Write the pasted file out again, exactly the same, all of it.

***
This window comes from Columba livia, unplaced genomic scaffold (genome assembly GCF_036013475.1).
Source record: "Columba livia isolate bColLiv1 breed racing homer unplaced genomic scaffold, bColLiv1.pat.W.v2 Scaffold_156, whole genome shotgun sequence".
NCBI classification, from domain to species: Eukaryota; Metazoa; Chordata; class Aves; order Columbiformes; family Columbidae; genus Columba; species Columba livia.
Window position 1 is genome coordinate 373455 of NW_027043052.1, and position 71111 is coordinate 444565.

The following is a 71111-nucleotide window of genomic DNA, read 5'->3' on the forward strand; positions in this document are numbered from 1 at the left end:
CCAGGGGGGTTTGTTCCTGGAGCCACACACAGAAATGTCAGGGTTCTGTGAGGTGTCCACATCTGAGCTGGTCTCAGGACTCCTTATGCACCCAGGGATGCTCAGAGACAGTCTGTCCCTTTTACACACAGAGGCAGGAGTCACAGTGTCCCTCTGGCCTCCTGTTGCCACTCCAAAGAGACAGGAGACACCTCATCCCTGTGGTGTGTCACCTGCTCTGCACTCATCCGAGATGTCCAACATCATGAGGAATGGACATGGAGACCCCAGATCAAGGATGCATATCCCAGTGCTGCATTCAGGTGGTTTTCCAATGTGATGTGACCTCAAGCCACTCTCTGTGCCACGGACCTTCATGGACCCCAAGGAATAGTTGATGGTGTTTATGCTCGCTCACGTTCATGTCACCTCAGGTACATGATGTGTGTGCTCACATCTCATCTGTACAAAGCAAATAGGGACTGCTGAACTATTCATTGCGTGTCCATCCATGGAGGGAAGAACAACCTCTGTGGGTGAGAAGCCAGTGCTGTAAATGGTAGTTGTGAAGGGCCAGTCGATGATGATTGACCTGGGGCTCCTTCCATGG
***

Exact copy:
This window comes from Columba livia, unplaced genomic scaffold (genome assembly GCF_036013475.1).
Source record: "Columba livia isolate bColLiv1 breed racing homer unplaced genomic scaffold, bColLiv1.pat.W.v2 Scaffold_156, whole genome shotgun sequence".
NCBI classification, from domain to species: Eukaryota; Metazoa; Chordata; class Aves; order Columbiformes; family Columbidae; genus Columba; species Columba livia.
Window position 1 is genome coordinate 373455 of NW_027043052.1, and position 71111 is coordinate 444565.

The following is a 71111-nucleotide window of genomic DNA, read 5'->3' on the forward strand; positions in this document are numbered from 1 at the left end:
CCAGGGGGGTTTGTTCCTGGAGCCACACACAGAAATGTCAGGGTTCTGTGAGGTGTCCACATCTGAGCTGGTCTCAGGACTCCTTATGCACCCAGGGATGCTCAGAGACAGTCTGTCCCTTTTACACACAGAGGCAGGAGTCACAGTGTCCCTCTGGCCTCCTGTTGCCACTCCAAAGAGACAGGAGACACCTCATCCCTGTGGTGTGTCACCTGCTCTGCACTCATCCGAGATGTCCAACATCATGAGGAATGGACATGGAGACCCCAGATCAAGGATGCATATCCCAGTGCTGCATTCAGGTGGTTTTCCAATGTGATGTGACCTCAAGCCACTCTCTGTGCCACGGACCTTCATGGACCCCAAGGAATAGTTGATGGTGTTTATGCTCGCTCACGTTCATGTCACCTCAGGTACATGATGTGTGTGCTCACATCTCATCTGTACAAAGCAAATAGGGACTGCTGAACTATTCATTGCGTGTCCATCCATGGAGGGAAGAACAACCTCTGTGGGTGAGAAGCCAGTGCTGTAAATGGTAGTTGTGAAGGGCCAGTCGATGATGATTGACCTGGGGCTCCTTCCATGG